After months of reticence, Secretary of State Rex Tillerson on Wednesday officially referred to the plight of the Rohingya Muslims in Myanmar as "ethnic cleansing." In a press statement, Tillerson reiterated his support for a democratic transition in the country, but added that the crisis in the northern state of Rakhine counts as "ethnic cleansing against the Rohingya."
In August, Rohingya insurgents attacked police posts in Rakhine, prompting a brutal retaliation from Myanmar's military which reportedly razed villages and indiscriminately attacked civilians. The violence led to the mass exodus of Rohingya people east to Bangladesh. Myanmar's government has claimed that the Rohingya decided to burn their own villages and then willingly self-deported to Bangladesh en masse — more than 600,000 have fled in the last three months — but that claim has been widely disputed and debunked by reporters on the ground.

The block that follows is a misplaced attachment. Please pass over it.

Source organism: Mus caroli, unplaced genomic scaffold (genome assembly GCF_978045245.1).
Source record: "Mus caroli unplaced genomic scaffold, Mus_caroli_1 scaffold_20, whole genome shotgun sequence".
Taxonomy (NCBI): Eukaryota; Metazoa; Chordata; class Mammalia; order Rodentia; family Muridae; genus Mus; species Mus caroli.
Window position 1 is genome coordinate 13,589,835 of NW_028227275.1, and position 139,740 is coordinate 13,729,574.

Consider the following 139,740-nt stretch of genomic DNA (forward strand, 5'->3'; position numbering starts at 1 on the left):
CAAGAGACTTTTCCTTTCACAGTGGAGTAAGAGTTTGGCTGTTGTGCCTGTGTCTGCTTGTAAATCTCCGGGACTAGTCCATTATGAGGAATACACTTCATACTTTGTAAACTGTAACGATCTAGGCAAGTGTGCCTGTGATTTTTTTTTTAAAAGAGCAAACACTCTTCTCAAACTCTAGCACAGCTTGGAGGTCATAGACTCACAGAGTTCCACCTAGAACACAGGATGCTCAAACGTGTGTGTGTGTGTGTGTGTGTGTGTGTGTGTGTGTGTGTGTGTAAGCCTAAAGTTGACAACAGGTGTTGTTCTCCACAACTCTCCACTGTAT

The State Department had previously expressed concern over Myanmar's treatment of the Rohingya Muslims, but had stopped short of calling the situation ethnic cleansing. Rohingya Muslims in the majority Buddhist country of Myanmar have been denied citizenship since 1982 and are not officially counted as one of the country's official 135 ethnic groups.
The Hill speculates that Tillerson's decision to refer to the situation in Rakhine as ethnic cleansing will prompt the Trump administration to enforce new sanctions on Myanmar's government. But ultimately, ethnic cleansing holds no legal ramifications under international law. The U.N. recognizes genocide as a crime, but it is notoriously hard to prosecute and the international body is still deliberating whether the term is applicable for Myanmar's treatment of the Rohingya. Kelly O'Meara Morales